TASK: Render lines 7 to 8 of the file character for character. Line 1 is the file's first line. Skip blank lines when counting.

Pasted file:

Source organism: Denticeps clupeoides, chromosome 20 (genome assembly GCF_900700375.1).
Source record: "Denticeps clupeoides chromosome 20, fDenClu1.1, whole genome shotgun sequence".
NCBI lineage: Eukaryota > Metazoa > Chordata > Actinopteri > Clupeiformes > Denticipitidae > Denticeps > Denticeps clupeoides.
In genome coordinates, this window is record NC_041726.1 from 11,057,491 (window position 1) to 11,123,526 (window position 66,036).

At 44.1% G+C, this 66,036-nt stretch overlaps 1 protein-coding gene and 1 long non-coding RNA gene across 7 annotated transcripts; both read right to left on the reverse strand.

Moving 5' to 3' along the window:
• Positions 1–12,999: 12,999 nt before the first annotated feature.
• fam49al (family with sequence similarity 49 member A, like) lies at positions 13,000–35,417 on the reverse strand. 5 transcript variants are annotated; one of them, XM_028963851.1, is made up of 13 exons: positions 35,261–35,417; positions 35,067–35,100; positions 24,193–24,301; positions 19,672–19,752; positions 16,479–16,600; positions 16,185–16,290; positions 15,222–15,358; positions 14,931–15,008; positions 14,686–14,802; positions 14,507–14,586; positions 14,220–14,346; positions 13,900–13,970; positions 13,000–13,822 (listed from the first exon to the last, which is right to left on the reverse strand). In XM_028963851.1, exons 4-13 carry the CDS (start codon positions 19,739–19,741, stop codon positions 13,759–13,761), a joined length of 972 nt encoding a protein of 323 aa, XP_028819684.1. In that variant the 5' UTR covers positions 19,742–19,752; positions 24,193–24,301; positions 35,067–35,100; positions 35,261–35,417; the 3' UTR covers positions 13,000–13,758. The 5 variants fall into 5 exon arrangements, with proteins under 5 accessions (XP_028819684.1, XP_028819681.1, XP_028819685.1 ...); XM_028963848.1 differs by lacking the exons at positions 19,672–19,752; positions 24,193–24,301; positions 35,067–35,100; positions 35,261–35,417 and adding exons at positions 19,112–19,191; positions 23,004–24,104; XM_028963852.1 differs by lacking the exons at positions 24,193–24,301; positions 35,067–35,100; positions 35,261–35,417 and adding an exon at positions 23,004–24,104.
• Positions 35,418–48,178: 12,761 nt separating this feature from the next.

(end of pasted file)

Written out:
• Positions 1–12,999: 12,999 nt before the first annotated feature.
• fam49al (family with sequence similarity 49 member A, like) lies at positions 13,000–35,417 on the reverse strand. 5 transcript variants are annotated; one of them, XM_028963851.1, is made up of 13 exons: positions 35,261–35,417; positions 35,067–35,100; positions 24,193–24,301; positions 19,672–19,752; positions 16,479–16,600; positions 16,185–16,290; positions 15,222–15,358; positions 14,931–15,008; positions 14,686–14,802; positions 14,507–14,586; positions 14,220–14,346; positions 13,900–13,970; positions 13,000–13,822 (listed from the first exon to the last, which is right to left on the reverse strand). In XM_028963851.1, exons 4-13 carry the CDS (start codon positions 19,739–19,741, stop codon positions 13,759–13,761), a joined length of 972 nt encoding a protein of 323 aa, XP_028819684.1. In that variant the 5' UTR covers positions 19,742–19,752; positions 24,193–24,301; positions 35,067–35,100; positions 35,261–35,417; the 3' UTR covers positions 13,000–13,758. The 5 variants fall into 5 exon arrangements, with proteins under 5 accessions (XP_028819684.1, XP_028819681.1, XP_028819685.1 ...); XM_028963848.1 differs by lacking the exons at positions 19,672–19,752; positions 24,193–24,301; positions 35,067–35,100; positions 35,261–35,417 and adding exons at positions 19,112–19,191; positions 23,004–24,104; XM_028963852.1 differs by lacking the exons at positions 24,193–24,301; positions 35,067–35,100; positions 35,261–35,417 and adding an exon at positions 23,004–24,104.